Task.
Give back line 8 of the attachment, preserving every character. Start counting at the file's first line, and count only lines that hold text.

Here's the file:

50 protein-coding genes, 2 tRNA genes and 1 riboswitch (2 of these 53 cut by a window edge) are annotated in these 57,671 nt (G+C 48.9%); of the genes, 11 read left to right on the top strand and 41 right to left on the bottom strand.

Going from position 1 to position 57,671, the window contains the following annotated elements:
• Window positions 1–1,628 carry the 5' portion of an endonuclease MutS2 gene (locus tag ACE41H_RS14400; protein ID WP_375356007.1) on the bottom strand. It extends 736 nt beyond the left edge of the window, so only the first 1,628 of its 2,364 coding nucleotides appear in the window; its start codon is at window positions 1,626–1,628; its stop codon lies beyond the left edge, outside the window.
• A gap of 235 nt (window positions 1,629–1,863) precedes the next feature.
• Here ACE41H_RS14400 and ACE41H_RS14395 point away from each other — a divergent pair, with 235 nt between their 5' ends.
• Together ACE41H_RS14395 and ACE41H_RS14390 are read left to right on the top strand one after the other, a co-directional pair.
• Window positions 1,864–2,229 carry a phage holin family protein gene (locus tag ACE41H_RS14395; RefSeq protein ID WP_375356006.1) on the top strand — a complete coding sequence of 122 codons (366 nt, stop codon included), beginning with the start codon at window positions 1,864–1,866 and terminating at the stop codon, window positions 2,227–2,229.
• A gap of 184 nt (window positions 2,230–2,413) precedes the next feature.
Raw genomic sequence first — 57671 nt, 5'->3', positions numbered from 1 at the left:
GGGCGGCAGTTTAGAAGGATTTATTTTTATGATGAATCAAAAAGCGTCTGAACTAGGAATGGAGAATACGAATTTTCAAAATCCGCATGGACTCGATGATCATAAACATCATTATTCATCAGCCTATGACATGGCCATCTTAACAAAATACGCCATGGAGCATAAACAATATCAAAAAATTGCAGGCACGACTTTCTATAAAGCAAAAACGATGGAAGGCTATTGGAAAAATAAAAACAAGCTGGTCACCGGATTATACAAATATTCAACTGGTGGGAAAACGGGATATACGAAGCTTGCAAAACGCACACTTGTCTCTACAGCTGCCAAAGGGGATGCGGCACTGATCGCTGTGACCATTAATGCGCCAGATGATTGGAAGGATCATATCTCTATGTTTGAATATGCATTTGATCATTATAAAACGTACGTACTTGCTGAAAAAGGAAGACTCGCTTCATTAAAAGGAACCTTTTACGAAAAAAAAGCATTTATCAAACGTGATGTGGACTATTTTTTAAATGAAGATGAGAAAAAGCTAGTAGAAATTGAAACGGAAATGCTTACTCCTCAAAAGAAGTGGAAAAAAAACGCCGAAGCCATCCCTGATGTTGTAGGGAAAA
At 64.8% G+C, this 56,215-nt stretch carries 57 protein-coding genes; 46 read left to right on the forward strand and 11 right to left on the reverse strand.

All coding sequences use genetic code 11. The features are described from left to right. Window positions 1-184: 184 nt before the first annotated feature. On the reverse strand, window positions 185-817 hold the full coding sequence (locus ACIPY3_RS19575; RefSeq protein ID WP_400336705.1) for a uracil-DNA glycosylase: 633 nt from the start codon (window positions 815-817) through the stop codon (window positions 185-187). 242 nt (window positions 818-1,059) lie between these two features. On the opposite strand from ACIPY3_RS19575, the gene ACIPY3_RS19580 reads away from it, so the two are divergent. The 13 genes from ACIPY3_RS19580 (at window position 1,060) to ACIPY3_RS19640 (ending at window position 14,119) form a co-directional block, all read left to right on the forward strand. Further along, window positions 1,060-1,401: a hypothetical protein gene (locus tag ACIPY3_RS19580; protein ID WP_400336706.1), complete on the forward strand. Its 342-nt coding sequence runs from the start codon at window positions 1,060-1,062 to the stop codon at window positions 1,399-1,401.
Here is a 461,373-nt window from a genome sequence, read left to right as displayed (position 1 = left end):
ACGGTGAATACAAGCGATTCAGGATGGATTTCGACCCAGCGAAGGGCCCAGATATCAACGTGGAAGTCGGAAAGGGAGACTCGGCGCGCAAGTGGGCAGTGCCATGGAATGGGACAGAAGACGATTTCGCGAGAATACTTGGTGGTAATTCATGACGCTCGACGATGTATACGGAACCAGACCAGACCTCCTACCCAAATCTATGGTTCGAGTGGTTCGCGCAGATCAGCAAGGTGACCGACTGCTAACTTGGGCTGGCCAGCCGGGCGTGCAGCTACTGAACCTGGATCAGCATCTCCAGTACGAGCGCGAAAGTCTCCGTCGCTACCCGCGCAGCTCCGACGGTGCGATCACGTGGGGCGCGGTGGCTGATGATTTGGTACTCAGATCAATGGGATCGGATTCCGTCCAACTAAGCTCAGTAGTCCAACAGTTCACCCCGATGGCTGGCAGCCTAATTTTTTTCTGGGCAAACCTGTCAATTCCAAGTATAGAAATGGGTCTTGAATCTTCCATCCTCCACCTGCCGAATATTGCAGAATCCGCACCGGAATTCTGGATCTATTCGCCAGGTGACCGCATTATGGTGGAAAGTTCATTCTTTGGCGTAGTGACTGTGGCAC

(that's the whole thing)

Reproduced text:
• A gap of 184 nt (window positions 2,230–2,413) precedes the next feature.